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Orlando City Addresses Atlanta Match Incident and Announces New Stadium Policies

Front office takes actions in response to fans throwing objects onto the pitch.

Image Courtesy of Austin David

Orlando City announced new changes to game day operations at Orlando City Stadium today in the wake of fans throwing objects onto the field during last week’s loss to Atlanta United. CEO Alex Leitão and Vice President of Gameday Operations Alex Wolf addressed the media and answered questions on the subject.

The club will eliminate bottles and cans in the stands, install more security cameras around the stadium, and follow up on banning identified offenders for anywhere between one and two years.

Leitão expressed the club’s frustration and disappointment in the behavior of the fan base. “It’s something that is not acceptable. Something we do not tolerate,” Leitão said. “I was very sad to see our stadium turn into a trash can from our home fans.”

While the club CEO labeled the actions unacceptable, he doesn’t want that to affect the passion on game day. “Their voice is more than welcome. They can show their frustration to the team or the referees. But they can’t throw things on the field,” he said.

Since the incident, many fans have labeled the throwing of objects as nothing more than passion. Leitão addressed these claims by saying, “We need their passion. What happened in our last home game, in that situation, is other than passion.”

Following the incident, the club used video surveillance around the stadium to identify some of those who threw objects onto the field. The club has currently identified 38 people who will all be banned from entering the stadium from one to two years, depending on what Leitao termed “their level of involvement” in the incident. Wolf refused to comment on the 38 violators but stated that they are still reviewing video to see if anyone else needs to be suspended.

Patrons who are suspended for their involvement will be notified via mail, with the suspension taking effect when they receive the letter, a date of which the club will be aware. Once the suspension has been served, they will be notified on the process of being allowed back into the stadium.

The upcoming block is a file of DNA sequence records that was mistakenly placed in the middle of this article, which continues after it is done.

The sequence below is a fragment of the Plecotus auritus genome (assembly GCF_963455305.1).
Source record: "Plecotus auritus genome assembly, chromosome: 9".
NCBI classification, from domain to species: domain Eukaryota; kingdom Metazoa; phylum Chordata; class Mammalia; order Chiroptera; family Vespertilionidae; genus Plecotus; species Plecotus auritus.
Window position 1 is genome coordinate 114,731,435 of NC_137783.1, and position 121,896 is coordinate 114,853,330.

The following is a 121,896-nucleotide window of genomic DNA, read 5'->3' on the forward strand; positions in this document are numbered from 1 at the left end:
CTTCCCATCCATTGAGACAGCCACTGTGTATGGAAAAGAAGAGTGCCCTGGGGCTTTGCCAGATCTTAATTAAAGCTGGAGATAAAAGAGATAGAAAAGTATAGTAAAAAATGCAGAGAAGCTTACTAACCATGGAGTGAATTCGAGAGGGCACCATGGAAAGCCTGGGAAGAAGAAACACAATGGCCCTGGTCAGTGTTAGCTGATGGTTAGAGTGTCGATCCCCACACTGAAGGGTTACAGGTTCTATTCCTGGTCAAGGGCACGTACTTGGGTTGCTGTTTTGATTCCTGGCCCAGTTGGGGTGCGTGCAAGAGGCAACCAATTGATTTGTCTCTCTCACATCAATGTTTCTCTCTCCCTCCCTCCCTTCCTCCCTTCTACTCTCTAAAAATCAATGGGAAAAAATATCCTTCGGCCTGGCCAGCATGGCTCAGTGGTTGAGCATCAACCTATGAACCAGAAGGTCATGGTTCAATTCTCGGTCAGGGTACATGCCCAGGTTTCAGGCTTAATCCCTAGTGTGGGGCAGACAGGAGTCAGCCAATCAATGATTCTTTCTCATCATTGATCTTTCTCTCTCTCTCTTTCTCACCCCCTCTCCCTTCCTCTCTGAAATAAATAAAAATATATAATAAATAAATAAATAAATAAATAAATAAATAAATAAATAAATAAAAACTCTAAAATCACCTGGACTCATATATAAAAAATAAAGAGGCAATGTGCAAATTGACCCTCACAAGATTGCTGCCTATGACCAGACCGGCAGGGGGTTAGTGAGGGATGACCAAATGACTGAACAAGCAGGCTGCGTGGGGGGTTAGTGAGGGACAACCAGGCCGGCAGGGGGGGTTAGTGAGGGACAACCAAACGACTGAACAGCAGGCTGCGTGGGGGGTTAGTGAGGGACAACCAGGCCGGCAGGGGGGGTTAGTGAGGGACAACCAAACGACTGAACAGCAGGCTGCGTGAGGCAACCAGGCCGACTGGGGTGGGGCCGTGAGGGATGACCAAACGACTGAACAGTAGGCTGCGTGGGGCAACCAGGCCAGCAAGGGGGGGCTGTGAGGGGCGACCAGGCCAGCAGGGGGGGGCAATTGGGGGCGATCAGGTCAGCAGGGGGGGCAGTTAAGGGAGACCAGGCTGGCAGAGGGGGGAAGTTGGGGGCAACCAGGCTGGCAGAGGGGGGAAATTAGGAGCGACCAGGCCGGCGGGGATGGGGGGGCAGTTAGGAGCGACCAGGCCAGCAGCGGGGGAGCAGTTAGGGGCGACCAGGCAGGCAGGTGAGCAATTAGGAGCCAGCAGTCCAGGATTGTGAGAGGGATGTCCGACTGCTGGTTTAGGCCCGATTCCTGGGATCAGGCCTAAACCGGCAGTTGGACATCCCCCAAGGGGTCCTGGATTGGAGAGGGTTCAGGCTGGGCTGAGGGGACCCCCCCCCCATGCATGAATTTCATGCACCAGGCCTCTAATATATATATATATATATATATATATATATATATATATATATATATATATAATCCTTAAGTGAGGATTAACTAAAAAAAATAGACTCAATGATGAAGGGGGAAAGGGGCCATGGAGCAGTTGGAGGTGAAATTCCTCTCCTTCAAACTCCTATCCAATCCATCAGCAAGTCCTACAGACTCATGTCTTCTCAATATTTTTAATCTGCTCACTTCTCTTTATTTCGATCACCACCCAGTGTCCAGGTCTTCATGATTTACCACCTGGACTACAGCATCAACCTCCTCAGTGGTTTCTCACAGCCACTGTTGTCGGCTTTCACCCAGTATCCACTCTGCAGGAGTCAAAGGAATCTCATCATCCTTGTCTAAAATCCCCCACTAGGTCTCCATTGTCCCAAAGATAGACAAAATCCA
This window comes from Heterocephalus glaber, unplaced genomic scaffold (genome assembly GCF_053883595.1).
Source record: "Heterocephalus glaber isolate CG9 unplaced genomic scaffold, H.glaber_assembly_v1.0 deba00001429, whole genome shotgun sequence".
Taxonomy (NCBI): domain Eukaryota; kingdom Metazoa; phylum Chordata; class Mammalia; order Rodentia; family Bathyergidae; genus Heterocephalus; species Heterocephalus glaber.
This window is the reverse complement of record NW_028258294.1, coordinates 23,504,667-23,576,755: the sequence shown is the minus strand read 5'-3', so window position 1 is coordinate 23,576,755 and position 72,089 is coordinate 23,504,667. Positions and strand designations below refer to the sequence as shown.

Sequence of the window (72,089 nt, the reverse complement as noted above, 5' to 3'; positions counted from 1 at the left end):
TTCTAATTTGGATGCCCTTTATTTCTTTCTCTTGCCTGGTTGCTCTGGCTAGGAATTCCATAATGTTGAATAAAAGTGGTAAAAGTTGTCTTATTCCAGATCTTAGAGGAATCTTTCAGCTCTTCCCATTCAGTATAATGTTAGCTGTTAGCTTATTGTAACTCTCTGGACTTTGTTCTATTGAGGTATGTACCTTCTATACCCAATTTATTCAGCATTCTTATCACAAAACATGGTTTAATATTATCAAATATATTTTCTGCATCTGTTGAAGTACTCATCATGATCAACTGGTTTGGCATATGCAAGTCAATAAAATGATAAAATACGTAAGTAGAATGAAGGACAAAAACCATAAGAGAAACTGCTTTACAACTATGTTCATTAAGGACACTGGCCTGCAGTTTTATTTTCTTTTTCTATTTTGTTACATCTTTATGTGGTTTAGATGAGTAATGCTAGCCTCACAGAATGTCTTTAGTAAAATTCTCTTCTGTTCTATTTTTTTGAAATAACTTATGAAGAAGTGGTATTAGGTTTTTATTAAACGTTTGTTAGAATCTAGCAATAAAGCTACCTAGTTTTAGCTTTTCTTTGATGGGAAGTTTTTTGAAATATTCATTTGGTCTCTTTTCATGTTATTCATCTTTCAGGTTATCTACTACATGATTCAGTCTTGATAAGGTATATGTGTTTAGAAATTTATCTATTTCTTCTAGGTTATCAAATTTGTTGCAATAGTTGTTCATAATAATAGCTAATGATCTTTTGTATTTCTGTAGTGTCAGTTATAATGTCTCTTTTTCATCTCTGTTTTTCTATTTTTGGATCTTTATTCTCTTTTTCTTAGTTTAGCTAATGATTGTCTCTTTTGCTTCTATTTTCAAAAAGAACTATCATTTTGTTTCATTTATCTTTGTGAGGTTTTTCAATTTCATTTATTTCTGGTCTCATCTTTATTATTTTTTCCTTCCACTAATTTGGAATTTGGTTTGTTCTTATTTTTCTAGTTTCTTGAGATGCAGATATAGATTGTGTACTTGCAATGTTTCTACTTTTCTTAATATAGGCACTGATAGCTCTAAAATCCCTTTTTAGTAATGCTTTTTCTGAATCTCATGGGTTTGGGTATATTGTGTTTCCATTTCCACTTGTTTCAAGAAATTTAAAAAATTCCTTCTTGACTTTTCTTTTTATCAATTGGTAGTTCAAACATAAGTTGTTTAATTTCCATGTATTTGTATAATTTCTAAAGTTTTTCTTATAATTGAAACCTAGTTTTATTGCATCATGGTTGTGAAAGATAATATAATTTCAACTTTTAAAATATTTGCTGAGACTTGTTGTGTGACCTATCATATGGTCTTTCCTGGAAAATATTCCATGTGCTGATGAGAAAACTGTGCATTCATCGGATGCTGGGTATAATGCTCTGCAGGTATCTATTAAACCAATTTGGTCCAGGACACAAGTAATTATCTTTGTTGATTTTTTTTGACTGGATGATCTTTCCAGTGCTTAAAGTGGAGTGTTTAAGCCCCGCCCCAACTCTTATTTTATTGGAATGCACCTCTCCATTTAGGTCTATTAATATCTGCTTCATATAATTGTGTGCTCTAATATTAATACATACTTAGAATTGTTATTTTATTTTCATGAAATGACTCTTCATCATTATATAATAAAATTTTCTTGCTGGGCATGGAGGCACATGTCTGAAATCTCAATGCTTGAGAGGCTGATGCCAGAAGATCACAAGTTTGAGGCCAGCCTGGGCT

Leitão stated that the decision to suspend the 38 individuals was not an arbitrary one and the club was careful to avoid mistaken identity. “We are absolutely 100 percent sure from multiple camera angles,” he said.

While members of the supporters’ groups were involved in the throwing, Leitão and Wolf wanted to make clear that it was not just those two groups involved and that those identified came from all areas of the stadium. They stated that there would be no sanctions put on the groups and that, due to the widespread throwing of objects from around the stadium, the proper approach was to focus on individuals involved in the incident. The club has also spoken with the Iron Lion Firm and Ruckus leaders. Leitao said that the groups are in agreement with the club that there is no place for that behavior in the stadium.

While some patrons of the stadium have been suspended, others were trespassed from the grounds on the evening. The difference between the two is that trespassing occurs when the violator is caught by security and is issued a trespass by the City of Orlando. Suspensions are for those that were identified by the club. However, both trespasses and suspensions carry the same threat of arrest if they attempt to enter the stadium.

In addition to providing new information on identifications and suspensions, Wolf also announced new stadium policies to take place starting immediately. Prior to each home game, a new fan code of conduct video will play on the video board featuring players. This will start prior to Wednesday night’s Orlando Pride game. If any objects are thrown on the field, a public address announcement will be made and a video board graphic will be displayed.

Orlando City Stadium will also be what Wolf termed an “all pour stadium.” This means that all drinks must be poured from the can or bottle into a cup without a lid. Ticket holders in suites will be allowed to have cans but will not be able to leave the ticketed area with the can. The club will also be using more cameras to create a 360-degree view inside the stadium for if any future identification is needed.

While the club is always in constant contact with MLS, Leitão stated that this was entirely the club’s decision and not prompted by the league.

“I take responsibility for what happened in our last home game against Atlanta,” Leitão said. “It’s not going to happen anymore.”

All of the new policies will be for the stadium and not specific to Major League Soccer events held in the building.